School board members and district superintendents gathered recently to discuss the changes underfoot in Wyoming’s education system with an eye toward reforms they would like to see during the 2018 legislative session.
Brian Farmer, Executive Director for the Wyoming School Boards Association, said his organization held a joint meeting with the Wyoming Association of School Administrators, and the topic of teacher accountability was high on everyone’s list.
Currently, student performance is used to evaluate teachers. A piece of 2017 legislation that would have changed that, failed, but Farmer would like to see it reintroduced. He said the current system isn’t fair.
“If you have your very best teacher and you put your best teacher in your highest needs class those students may have a tremendous amount of growth but you may have a number of them that are not proficient,” said Farmer. “You don’t want to penalize that teacher for growing them but perhaps not getting them across that line of proficient.”
Farmer said how schools that are in need of improvement get support was also one of the major issues discussed, because a new system is being implemented.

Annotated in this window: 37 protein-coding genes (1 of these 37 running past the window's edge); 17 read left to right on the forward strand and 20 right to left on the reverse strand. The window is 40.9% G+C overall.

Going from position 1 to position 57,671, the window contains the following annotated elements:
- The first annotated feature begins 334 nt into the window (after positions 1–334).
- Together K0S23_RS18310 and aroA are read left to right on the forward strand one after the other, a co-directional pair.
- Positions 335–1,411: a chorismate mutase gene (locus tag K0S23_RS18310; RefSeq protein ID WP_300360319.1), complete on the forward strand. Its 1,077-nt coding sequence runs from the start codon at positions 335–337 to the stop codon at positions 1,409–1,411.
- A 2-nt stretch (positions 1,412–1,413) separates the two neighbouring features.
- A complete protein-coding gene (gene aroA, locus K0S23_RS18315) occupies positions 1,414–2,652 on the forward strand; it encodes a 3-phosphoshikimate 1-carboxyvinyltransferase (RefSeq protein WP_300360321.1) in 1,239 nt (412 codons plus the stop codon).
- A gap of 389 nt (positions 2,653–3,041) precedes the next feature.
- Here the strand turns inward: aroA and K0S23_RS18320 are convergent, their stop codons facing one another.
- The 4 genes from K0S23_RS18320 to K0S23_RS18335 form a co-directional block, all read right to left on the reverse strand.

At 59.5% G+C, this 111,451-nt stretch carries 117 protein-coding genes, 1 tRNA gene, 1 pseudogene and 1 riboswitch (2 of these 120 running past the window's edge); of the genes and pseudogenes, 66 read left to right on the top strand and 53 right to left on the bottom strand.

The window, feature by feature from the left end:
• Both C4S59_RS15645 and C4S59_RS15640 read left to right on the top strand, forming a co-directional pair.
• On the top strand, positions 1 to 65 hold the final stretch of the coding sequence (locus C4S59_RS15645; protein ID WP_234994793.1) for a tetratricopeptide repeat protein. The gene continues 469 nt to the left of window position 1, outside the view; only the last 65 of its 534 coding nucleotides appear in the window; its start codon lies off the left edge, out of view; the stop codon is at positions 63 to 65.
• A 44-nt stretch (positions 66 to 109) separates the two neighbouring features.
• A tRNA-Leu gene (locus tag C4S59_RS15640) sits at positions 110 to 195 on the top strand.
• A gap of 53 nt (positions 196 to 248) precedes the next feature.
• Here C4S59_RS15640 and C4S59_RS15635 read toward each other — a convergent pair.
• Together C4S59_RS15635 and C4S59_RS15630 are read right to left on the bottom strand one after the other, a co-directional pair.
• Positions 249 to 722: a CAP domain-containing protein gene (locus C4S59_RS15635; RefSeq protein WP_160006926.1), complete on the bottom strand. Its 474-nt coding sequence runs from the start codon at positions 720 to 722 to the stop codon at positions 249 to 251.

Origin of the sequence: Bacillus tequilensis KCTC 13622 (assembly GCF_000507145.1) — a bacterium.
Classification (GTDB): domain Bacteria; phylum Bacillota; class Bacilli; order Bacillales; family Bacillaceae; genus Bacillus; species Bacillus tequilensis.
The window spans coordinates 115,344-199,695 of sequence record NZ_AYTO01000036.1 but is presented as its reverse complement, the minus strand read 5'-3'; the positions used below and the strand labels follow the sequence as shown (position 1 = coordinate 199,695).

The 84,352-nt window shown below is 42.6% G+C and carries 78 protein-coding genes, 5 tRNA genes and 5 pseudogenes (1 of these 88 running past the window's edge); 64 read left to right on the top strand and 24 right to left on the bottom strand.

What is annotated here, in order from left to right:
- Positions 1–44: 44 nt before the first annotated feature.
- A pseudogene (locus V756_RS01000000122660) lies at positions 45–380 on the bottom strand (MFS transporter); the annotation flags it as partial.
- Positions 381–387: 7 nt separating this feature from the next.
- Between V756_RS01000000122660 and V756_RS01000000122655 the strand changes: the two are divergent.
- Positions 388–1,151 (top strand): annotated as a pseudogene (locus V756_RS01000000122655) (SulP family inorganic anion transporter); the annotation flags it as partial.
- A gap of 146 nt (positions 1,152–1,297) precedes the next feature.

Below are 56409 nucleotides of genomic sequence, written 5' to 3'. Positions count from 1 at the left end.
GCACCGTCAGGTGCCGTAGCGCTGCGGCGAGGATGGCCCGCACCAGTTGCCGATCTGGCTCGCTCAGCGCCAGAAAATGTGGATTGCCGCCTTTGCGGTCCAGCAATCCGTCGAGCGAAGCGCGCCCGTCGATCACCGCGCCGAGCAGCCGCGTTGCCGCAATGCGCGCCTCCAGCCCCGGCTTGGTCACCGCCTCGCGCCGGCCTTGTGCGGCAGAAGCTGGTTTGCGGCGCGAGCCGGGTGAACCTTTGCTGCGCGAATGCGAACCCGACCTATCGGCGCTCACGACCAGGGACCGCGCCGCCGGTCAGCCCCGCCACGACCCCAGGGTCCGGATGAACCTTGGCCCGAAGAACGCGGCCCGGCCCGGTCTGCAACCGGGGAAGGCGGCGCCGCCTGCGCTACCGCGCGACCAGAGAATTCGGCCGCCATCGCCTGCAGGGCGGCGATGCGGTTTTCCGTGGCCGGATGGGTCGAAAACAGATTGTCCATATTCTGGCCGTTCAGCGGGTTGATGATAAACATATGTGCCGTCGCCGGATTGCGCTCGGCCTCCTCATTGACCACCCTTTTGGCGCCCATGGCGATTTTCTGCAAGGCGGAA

“Being sure that we are assisting those schools that are not meeting expectations,” is a focus, said Farmer. “And rather than being punitive and saying that’s a bad school often times it’s about the utilization of resources and making sure that that school has the resources that it needs, so we are monitoring that.”
At the meeting, the implementation of secondary readiness indicators, which educators use to measure how well students are prepared for college, careers and military service, was also discussed. And Farmer said school funding came up in anticipation of the next meeting of the Select Committee on School Finance Recalibration on July 25.